Study links insulin resistance, advanced cell aging with childhood poverty
CHAMPAIGN, Ill. — Black adolescents who lived in poverty and were less optimistic about the future showed accelerated aging in their immune cells and were more likely to have elevated insulin resistance at ages 25-29, researchers found.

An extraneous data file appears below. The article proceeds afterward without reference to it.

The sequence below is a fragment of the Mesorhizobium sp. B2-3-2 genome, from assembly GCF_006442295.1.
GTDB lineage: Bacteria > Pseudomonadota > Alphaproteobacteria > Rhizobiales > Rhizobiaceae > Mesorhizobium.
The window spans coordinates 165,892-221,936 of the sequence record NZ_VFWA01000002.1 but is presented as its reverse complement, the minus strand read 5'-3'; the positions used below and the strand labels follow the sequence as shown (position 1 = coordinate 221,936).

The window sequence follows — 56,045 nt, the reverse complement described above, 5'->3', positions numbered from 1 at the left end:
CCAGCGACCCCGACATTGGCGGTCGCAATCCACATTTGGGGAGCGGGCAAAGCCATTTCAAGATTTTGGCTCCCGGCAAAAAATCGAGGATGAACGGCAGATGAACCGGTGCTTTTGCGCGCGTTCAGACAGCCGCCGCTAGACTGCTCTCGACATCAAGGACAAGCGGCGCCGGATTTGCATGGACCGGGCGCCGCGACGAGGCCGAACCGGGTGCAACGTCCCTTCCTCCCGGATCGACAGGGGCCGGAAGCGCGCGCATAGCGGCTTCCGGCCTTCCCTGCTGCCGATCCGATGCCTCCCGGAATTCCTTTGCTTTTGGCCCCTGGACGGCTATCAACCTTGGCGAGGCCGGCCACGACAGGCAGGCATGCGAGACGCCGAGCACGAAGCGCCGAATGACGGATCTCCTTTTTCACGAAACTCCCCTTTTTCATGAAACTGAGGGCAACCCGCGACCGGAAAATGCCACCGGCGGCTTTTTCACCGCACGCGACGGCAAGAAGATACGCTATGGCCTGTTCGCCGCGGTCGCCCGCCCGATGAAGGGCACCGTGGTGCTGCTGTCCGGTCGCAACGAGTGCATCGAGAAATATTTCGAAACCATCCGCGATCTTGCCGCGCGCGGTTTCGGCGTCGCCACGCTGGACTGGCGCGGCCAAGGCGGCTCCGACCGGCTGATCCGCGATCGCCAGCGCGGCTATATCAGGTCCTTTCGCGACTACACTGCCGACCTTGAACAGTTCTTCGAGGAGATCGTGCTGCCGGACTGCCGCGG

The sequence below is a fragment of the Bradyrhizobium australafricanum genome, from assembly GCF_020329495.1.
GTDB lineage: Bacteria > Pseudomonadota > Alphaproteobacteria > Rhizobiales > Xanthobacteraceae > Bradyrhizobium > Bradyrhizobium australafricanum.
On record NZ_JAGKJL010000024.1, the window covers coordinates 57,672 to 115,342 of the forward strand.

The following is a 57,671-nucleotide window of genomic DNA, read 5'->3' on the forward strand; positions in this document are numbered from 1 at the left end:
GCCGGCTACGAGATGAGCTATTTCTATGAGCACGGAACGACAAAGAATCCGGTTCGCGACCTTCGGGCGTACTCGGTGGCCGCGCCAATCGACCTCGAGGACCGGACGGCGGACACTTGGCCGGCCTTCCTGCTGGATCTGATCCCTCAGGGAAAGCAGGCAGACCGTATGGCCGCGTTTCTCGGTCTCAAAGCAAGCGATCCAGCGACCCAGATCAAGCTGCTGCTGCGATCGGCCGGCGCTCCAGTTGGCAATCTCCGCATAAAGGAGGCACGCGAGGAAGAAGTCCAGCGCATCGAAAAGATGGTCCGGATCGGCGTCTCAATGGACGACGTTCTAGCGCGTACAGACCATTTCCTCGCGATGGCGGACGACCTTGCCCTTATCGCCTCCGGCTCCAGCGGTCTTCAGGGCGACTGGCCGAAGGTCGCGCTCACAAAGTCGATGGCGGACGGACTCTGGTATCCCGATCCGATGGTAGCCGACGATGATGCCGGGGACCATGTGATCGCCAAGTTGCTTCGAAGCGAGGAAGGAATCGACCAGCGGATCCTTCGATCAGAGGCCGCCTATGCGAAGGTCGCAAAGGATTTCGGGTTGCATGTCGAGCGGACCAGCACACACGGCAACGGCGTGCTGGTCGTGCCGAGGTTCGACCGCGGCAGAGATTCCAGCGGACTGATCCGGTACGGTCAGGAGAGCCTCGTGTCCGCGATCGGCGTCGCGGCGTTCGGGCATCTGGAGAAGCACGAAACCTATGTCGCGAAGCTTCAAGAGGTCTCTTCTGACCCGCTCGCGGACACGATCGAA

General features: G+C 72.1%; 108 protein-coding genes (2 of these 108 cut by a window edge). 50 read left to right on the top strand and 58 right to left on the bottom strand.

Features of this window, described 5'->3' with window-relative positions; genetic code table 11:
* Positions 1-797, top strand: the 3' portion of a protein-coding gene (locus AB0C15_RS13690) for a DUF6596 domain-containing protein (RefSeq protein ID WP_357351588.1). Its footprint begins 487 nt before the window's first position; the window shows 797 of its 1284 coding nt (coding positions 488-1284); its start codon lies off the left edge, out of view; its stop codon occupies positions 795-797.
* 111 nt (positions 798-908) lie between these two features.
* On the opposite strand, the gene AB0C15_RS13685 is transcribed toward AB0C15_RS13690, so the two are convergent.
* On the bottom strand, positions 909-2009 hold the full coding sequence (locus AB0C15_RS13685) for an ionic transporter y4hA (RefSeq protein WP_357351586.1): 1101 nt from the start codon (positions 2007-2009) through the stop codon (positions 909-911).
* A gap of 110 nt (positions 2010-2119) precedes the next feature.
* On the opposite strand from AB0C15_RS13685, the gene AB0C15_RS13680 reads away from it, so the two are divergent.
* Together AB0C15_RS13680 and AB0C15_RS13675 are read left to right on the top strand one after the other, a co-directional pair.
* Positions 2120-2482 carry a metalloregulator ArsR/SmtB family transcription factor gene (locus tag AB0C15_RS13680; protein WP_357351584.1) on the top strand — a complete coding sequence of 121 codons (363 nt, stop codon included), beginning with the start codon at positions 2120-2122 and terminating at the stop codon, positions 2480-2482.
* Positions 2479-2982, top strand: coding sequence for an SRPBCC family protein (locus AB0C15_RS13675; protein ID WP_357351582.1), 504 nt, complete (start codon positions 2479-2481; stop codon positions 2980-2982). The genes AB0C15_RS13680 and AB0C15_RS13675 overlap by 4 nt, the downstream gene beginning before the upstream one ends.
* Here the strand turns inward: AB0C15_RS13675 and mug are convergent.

Allen W. Barton, a professor of human development and family studies at the University of Illinois Urbana-Champaign is the first author of the study, which tracked the health of 342 African Americans for 20 years, from adolescence to their mid- to late twenties. The researchers’ goal was to explore links between the individuals’ childhood social environment and insulin resistance, a precursor to diabetes where cells don’t respond well to insulin or use blood glucose for energy.
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